29 Heartbreaking Photos From The Scene Of Kurt Cobain’s Suicide

Published March 16, 2024
Updated March 21, 2024

Two decades after Kurt Cobain's death on April 5, 1994, Seattle police released haunting never-before-seen photos from the scene of his suicide.

Scene Of Kurt Cobain's Death
Kurt Cobain's Body
Photo Of Kurt Cobain's Death
Kurt Cobain's Cigarettes And Towel
29 Heartbreaking Photos From The Scene Of Kurt Cobain’s Suicide
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In the early 1990s, Nirvana frontman Kurt Cobain took American pop culture by storm. His face appeared on T-shirts and magazine covers while his music rose to the top of the Billboard charts.

But this story came to a tragic end when Kurt Cobain's dead body was discovered in his Seattle home on April 8, 1994. Dead from an apparent suicide by a gunshot to the head, the grunge icon was gone at the age of just 27.

Twenty years later, photos from the scene of Kurt Cobain's death were released, allowing the world to confront this tragedy like never before. And though more photos of Kurt Cobain's suicide are out there, including fully-explicit photos of Cobain's body, many have yet to be released.

Nevertheless, the haunting glimpse that the public has been given into the scene of Kurt Cobain's death is as heartbreaking now as it was at the moment of his untimely demise.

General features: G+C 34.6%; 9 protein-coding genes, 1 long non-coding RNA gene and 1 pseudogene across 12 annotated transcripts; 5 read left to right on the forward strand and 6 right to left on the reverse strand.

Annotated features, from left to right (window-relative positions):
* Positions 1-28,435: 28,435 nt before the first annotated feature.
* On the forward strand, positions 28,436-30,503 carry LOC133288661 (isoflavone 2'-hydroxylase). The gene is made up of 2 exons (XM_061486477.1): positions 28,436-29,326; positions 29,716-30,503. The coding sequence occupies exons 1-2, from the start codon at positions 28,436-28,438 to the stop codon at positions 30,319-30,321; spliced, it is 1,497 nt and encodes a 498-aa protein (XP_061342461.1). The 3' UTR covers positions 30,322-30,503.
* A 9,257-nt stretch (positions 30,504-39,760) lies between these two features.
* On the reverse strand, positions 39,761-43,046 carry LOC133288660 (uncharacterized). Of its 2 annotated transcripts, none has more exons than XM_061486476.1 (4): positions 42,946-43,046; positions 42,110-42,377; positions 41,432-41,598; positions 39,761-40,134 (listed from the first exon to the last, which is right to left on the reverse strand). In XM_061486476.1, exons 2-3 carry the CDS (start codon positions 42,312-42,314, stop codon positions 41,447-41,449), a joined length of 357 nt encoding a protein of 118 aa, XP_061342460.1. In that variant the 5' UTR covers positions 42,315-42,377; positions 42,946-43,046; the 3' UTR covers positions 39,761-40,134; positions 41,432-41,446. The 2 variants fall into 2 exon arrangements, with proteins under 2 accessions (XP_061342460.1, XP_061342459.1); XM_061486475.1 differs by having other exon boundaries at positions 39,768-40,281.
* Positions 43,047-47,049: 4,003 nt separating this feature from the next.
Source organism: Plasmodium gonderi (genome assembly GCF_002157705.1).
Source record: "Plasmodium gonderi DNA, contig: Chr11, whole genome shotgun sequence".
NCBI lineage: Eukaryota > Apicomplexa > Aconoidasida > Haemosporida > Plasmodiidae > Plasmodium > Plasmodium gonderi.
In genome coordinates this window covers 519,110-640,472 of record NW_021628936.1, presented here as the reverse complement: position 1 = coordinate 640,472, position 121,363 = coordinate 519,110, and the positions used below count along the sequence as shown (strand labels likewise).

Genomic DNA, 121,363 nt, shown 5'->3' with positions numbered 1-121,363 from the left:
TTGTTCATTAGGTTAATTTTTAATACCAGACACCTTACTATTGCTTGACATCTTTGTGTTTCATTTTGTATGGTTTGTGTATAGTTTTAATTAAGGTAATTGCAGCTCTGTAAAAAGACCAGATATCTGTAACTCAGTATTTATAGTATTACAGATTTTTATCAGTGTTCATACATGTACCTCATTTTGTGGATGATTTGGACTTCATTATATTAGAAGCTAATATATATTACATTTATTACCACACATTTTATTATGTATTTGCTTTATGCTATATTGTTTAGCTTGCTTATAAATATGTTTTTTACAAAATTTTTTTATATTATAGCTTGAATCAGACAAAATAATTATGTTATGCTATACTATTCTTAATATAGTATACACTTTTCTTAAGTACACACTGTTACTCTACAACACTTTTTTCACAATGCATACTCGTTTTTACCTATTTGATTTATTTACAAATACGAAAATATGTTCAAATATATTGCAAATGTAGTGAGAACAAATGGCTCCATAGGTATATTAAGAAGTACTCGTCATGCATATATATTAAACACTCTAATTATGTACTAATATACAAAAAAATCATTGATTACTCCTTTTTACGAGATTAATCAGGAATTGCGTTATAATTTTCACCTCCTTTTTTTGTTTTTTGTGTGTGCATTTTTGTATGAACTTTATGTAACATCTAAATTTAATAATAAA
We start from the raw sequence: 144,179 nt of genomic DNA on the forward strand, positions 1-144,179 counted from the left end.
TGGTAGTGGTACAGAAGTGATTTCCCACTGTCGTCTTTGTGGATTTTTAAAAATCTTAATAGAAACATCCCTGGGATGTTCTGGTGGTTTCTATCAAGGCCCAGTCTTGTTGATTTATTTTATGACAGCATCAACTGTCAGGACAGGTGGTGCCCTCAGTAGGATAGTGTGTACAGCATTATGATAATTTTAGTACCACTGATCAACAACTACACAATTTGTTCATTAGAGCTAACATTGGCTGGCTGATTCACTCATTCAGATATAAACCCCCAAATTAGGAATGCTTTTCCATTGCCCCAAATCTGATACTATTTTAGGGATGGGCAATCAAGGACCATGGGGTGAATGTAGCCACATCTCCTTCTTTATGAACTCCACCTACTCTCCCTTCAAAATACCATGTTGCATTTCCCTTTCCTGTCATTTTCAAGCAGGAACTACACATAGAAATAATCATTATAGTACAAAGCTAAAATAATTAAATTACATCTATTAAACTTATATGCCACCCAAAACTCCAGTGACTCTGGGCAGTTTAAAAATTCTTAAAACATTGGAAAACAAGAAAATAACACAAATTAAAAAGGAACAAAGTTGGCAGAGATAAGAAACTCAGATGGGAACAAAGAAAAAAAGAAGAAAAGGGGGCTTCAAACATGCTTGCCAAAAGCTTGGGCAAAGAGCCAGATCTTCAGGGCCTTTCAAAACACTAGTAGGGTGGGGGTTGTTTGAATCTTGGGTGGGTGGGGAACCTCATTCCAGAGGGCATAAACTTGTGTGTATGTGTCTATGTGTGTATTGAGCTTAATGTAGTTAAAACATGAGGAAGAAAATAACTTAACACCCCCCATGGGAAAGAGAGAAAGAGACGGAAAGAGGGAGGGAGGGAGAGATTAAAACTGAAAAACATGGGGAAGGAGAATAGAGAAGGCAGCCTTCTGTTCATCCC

Kurt Cobain Death Photos

Frank Micelotta/Getty ImagesKurt Cobain at the taping of MTV Unplugged, in New York. Nov. 18, 1993.

Inside The Tragedy Of Kurt Cobain's Suicide

Kurt Cobain had only spent a couple of days in a California rehab center due to his heroin addiction in early 1994 before he scaled the facility's six-foot brick wall and made his way home to Seattle.

By the time his wife Courtney Love could cancel his credit cards, Cobain was already back in Washington. Some reported seeing him walking around, hanging out in a park, and spending the night at his old home in Carnation. Meanwhile, his mother, Wendy O'Connor, issued a missing person's report.

Scene Of Kurt Cobain's Death

THERESE FRARE/AFP/GettyImagesA police officer stands guard outside of the greenhouse where Cobain's body was found.

Investigators, friends, and relatives all combed the town and even searched his Seattle home three times. But nobody thought to look in his greenhouse.

On April 8, 1994, an electrician did — and stumbled upon the grisly scene of Kurt Cobain's death.

Kurt Cobain was dead on the floor with a shotgun across his chest, fresh injections in both of his arms, and a cigar box full of drugs beside him. According to a medical examiner's report, he had been lying there at the scene of his death for two and a half days. In the end, Kurt Cobain's body was identifiable only by his fingerprints.